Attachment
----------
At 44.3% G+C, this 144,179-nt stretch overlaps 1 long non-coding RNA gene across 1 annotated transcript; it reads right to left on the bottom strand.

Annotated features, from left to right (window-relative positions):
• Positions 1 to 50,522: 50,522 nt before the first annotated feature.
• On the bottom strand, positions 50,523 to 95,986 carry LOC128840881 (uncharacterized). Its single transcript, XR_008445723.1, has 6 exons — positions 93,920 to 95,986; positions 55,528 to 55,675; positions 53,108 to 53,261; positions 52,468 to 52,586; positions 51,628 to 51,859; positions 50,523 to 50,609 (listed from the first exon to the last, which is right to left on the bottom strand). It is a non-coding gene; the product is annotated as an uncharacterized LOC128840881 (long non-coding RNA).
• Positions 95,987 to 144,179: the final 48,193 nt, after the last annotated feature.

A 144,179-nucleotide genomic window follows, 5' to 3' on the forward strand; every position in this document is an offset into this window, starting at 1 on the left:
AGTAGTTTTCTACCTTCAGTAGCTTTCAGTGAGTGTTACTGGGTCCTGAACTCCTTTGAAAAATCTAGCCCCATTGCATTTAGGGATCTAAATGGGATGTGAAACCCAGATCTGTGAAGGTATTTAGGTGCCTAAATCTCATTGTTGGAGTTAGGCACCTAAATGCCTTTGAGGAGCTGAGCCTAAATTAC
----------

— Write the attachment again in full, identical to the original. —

At 44.3% G+C, this 144,179-nt stretch overlaps 1 long non-coding RNA gene across 1 annotated transcript; it reads right to left on the bottom strand.

Annotated features, from left to right (window-relative positions):
• Positions 1 to 50,522: 50,522 nt before the first annotated feature.
• On the bottom strand, positions 50,523 to 95,986 carry LOC128840881 (uncharacterized). Its single transcript, XR_008445723.1, has 6 exons — positions 93,920 to 95,986; positions 55,528 to 55,675; positions 53,108 to 53,261; positions 52,468 to 52,586; positions 51,628 to 51,859; positions 50,523 to 50,609 (listed from the first exon to the last, which is right to left on the bottom strand). It is a non-coding gene; the product is annotated as an uncharacterized LOC128840881 (long non-coding RNA).
• Positions 95,987 to 144,179: the final 48,193 nt, after the last annotated feature.

A 144,179-nucleotide genomic window follows, 5' to 3' on the forward strand; every position in this document is an offset into this window, starting at 1 on the left:
AGTAGTTTTCTACCTTCAGTAGCTTTCAGTGAGTGTTACTGGGTCCTGAACTCCTTTGAAAAATCTAGCCCCATTGCATTTAGGGATCTAAATGGGATGTGAAACCCAGATCTGTGAAGGTATTTAGGTGCCTAAATCTCATTGTTGGAGTTAGGCACCTAAATGCCTTTGAGGAGCTGAGCCTAAATTAC